Football loves its heroes, but there are some acts of self-sacrifice that deserve greater respect: outfield players going in goal, goalkeepers coming up for corners, or anyone attempting to interview Pep Guardiola before or after a match.
Defending is, in the most part, a hugely unglamourous and thankless task. Holding the line, putting your head where the boots are flying, and having to chase £70m wingers are all decidedly unenviable responsibilities, but there is one scenario in which defenders can briefly consider themselves as superheroes.
If we are to properly and comprehensively overanalyse the art of the goalline clearance, we must first identify each of its sub-genres. The first, and arguably most heroic of all, is the sliding goalline clearance.
Its heroism stems from the long, drawn out drama. The ball, poked towards goal by its imminent scorer – who could be forgiven for wheeling away in celebration already – rolls agonisingly closer to the line. The defender is in hot pursuit and, even if there’s a sniff of a chance of salvaging the situation, the slide must be perfectly timed.
There’s no little skill involved, with the added spectacle of the hero himself ending up entangled in the back of the net. There’s usually no celebration involved, rather the sort of stern receiving of teammates’ congratulations that you’d normally see from a goalkeeper after they’ve saved a penalty. Goalline clearances, clearly, are a serious business.
Things get a little more complicated, though, when the ball is airborne. Once again, timing is everything, especially in the age of the Goal Decision System.
Invariably, this requires some sort of acrobatics and/or some brave battling against one’s own backward momentum in order to generate enough power to get the ball clear, and make sure the only thing nestling in the back of the net is one’s own arse.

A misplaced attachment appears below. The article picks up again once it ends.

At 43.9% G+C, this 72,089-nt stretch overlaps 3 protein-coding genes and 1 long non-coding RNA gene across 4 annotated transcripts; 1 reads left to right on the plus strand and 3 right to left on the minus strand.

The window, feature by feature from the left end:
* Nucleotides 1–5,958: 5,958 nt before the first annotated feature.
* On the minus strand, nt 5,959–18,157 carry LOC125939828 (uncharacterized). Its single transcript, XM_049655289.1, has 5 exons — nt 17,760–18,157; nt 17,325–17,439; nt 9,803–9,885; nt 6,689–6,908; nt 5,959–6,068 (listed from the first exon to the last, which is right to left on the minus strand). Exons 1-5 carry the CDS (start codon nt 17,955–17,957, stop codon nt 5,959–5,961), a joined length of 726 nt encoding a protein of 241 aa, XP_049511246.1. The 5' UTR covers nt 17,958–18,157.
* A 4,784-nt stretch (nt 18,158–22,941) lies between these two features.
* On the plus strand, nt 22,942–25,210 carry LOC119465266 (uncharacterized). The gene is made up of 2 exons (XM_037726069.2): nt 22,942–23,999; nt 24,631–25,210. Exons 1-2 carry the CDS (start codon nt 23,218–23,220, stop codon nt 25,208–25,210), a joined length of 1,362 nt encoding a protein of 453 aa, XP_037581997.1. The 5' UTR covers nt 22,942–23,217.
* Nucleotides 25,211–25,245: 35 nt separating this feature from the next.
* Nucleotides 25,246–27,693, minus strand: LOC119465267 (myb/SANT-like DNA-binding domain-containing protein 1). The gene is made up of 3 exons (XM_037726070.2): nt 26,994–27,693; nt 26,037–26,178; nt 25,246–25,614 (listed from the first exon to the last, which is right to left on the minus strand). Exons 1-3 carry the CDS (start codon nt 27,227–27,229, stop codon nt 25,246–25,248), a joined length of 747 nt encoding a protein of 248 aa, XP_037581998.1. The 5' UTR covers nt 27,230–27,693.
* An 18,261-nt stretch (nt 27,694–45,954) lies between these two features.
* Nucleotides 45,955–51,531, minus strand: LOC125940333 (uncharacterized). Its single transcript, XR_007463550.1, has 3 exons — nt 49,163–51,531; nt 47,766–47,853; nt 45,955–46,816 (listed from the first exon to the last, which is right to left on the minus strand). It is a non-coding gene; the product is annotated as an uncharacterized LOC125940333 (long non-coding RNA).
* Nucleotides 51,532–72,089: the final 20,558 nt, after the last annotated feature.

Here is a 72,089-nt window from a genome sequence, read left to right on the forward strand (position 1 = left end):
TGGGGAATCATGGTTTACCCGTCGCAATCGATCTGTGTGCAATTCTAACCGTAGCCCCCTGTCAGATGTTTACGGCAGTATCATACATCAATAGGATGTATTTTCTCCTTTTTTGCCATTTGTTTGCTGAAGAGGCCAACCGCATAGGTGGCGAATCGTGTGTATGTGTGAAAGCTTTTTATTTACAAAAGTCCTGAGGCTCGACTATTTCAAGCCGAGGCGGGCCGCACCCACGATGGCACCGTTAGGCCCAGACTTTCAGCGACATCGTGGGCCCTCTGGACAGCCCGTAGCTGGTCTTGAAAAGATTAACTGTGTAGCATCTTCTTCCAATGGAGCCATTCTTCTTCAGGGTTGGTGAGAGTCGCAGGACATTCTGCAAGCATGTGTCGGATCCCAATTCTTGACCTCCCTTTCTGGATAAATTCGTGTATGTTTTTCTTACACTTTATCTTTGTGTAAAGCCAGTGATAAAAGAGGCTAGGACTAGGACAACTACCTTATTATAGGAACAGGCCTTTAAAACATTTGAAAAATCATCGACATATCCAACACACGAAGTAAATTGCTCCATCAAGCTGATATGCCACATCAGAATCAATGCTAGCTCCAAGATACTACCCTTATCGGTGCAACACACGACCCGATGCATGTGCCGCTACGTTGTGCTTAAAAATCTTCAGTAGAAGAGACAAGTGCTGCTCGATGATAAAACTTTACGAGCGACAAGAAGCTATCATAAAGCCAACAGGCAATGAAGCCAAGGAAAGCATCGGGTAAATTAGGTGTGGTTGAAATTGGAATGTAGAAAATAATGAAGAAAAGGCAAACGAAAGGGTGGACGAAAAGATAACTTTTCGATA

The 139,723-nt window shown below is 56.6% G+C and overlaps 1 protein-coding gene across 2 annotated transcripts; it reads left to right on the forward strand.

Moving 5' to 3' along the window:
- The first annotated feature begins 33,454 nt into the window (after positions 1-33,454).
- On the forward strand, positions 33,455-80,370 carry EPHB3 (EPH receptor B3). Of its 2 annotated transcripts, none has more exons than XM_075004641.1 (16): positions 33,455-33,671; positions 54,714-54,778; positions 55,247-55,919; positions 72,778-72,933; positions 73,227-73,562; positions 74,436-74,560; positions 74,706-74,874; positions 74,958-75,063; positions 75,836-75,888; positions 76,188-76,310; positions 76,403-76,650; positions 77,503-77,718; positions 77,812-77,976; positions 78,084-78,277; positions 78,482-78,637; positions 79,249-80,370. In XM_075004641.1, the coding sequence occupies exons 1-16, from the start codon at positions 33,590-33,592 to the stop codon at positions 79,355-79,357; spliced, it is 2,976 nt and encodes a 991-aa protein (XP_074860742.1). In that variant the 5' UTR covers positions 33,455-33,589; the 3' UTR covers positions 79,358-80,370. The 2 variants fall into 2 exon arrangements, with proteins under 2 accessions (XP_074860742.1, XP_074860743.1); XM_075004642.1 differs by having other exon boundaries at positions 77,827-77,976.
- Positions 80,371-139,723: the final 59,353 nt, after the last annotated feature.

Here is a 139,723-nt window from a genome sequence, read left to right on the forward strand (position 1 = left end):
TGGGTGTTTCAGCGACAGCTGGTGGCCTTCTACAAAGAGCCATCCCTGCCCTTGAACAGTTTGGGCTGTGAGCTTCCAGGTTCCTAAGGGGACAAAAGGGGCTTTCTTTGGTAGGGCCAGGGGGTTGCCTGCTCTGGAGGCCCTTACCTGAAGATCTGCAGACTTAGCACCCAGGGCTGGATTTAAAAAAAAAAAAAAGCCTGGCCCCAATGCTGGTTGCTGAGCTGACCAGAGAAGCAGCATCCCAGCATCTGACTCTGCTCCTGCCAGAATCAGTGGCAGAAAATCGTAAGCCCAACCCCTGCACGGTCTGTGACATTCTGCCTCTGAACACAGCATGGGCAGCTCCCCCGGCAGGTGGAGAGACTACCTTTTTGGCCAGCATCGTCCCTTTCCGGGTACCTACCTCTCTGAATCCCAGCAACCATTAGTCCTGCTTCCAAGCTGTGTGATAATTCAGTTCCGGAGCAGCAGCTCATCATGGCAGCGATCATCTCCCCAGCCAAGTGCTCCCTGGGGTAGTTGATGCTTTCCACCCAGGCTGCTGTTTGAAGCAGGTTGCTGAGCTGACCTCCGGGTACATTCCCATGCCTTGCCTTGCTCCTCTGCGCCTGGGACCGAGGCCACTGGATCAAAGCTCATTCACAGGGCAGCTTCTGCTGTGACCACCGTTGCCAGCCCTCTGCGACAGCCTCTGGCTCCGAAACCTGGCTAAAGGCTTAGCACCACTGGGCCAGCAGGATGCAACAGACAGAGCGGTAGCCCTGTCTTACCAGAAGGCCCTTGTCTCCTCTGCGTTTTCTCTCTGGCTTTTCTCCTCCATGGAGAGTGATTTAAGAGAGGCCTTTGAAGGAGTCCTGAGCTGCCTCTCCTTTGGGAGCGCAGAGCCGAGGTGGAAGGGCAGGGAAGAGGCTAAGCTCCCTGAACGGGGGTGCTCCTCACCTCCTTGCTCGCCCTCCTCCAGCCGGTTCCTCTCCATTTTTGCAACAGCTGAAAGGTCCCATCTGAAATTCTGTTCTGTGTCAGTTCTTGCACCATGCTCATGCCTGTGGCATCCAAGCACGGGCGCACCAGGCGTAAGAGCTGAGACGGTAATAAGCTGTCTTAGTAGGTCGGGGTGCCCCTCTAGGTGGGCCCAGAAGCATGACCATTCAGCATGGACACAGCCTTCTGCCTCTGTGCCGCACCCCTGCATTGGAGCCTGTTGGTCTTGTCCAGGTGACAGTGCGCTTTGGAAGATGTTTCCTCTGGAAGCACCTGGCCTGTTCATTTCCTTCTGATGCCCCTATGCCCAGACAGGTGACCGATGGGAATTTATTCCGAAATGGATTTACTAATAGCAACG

Where these variants of the goalline clearance rely heavily on athleticism, sometimes it’s all about sheer reaction time.
Ashley Cole developed something of a specialism in being the last man standing, most notably when limiting the damage for Chelsea in the Champions League in 2012 – giving his side the chance to overhaul Napoli in the return leg at Stamford Bridge.
In fact, Cole has since taken his unique brand of last-ditch rescuing to MLS, where he continued to thrive as the occasional last line of defence.
On rare but glorious occasions, defenders can combine multiple variances of the goalline clearance to reach peak levels of last-ditch heroism. Step forward, Mathieu Peybernes:
Heroism aside, most of your common garden goalline clearances occur while on post duty at set-pieces. As per the unwritten rules of Sunday League, it’s usually the full-backs tasked with this important job, hacking and heading clear when necessary.
Unfortunately, when an amateur tries to get involved, things can go rather comically bad.
Speaking of which, this brings us to the final sub-category of the goalline clearance: the Steven Taylor Simulation.
It’s an exquisite example of cheating because, rather than trying to win a penalty or have an opponent sent off, it’s almost admirable in its attempt to convince the referee that you’re close to death when you’ve simply handballed on the line.
An emergency blend of skill, dexterity, timing and bravery: goalline clearances are the sort of life-affirming acts of footballing heroism that make all that mundane defending worthwhile. Embrace them.